A child, my mother showed
me the small closet of her self.
She stood there, child thin
in a shift-dress. Her blade
of tenderness, the pain of a blow
that made everything more colored–
her black-winged bangs
a blur of hands, pink-crush
that could take the wind out
and fill me with broken things.
This would take me to the winternight of a school
parking lot, where I was led to the shadow
of a lamplight post, the emptied classroom
from the want of children, ghost faces
seeking the same tenderness.
The cold flesh like a living thing,
a child’s body folded inside that living thing
and my tender knees,
the gravel that pierces them
to remind them how easy they cut,
the other working in his cutting
as if he sought to be buried
beneath my 15 years, the careful carving.
This is the kindness I have carried
inside like a birdhouse and its flurry
of wings, not even separate beatings
of hundreds of birds,
but a single thunderous pulse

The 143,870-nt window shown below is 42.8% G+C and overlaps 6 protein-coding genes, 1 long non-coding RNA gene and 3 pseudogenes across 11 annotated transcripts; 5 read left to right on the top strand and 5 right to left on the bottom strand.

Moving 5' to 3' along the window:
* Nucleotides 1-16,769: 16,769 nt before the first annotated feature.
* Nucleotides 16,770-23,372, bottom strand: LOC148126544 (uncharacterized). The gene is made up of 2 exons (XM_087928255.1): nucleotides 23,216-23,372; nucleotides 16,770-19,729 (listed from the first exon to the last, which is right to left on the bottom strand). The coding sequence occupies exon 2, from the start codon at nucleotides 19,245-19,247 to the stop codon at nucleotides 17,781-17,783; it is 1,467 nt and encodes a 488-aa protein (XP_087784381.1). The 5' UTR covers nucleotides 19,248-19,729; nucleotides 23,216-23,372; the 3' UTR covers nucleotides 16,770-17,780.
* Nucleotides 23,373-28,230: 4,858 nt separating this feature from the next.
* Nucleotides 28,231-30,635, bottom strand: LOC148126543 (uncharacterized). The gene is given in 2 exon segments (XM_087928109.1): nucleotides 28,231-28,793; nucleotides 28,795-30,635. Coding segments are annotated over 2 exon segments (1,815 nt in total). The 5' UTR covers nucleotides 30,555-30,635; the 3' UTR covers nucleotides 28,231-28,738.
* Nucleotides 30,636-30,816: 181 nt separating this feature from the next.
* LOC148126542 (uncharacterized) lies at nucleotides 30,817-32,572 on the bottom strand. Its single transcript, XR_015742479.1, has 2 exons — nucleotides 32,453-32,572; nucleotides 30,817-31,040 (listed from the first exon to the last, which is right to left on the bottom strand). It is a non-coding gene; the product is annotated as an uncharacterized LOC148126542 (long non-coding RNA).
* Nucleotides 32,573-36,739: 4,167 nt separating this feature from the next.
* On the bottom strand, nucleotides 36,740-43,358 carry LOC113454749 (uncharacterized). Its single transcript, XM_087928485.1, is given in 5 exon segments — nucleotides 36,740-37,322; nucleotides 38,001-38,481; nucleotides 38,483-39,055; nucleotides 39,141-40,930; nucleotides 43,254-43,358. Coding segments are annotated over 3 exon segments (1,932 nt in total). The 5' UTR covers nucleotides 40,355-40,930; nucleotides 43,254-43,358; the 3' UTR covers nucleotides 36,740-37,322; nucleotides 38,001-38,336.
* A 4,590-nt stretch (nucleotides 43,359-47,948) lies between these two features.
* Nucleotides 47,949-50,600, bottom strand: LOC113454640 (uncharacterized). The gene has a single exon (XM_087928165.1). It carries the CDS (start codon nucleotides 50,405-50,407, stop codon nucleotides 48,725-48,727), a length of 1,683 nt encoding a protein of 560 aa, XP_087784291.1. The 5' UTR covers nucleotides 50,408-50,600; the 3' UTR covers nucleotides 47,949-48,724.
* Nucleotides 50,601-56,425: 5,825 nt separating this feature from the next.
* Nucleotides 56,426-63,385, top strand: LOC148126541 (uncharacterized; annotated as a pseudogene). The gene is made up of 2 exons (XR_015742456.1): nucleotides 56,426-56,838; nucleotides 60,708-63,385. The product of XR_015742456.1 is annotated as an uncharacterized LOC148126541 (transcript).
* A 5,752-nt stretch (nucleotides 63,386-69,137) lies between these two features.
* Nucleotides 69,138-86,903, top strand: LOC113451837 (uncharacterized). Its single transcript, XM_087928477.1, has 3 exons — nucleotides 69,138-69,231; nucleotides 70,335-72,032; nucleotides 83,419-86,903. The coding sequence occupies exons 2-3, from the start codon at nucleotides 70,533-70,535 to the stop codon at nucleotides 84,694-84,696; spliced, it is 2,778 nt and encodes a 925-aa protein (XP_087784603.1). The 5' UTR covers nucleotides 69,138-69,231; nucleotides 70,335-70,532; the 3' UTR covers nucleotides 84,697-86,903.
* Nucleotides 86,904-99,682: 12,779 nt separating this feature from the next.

that has found me, now,
holding my newborn daughter
in faintly lit dawn, her hair
like singed down between my fingers.
What can I
Draw tenderness out of a cracked
well, imagine the stillness of water
in its silvery and solid room.
Yes, once my father brushed my hair
until the curls separated and frizzed,
its tangled rise beneath his dark hands,
comfort in their browned veins
when he held me against his ribs
as wind swept around us.
When he came home at dusk, I’d wait for the night
when he’d turn the pages to my book,
careful that I could see every page.
I rock her in my arms,
hum a tune with no melody,
my throat warming up
to match her small cry, a turn
for a turn, enough to last
the hour I rock her, its gentle tick and hurt.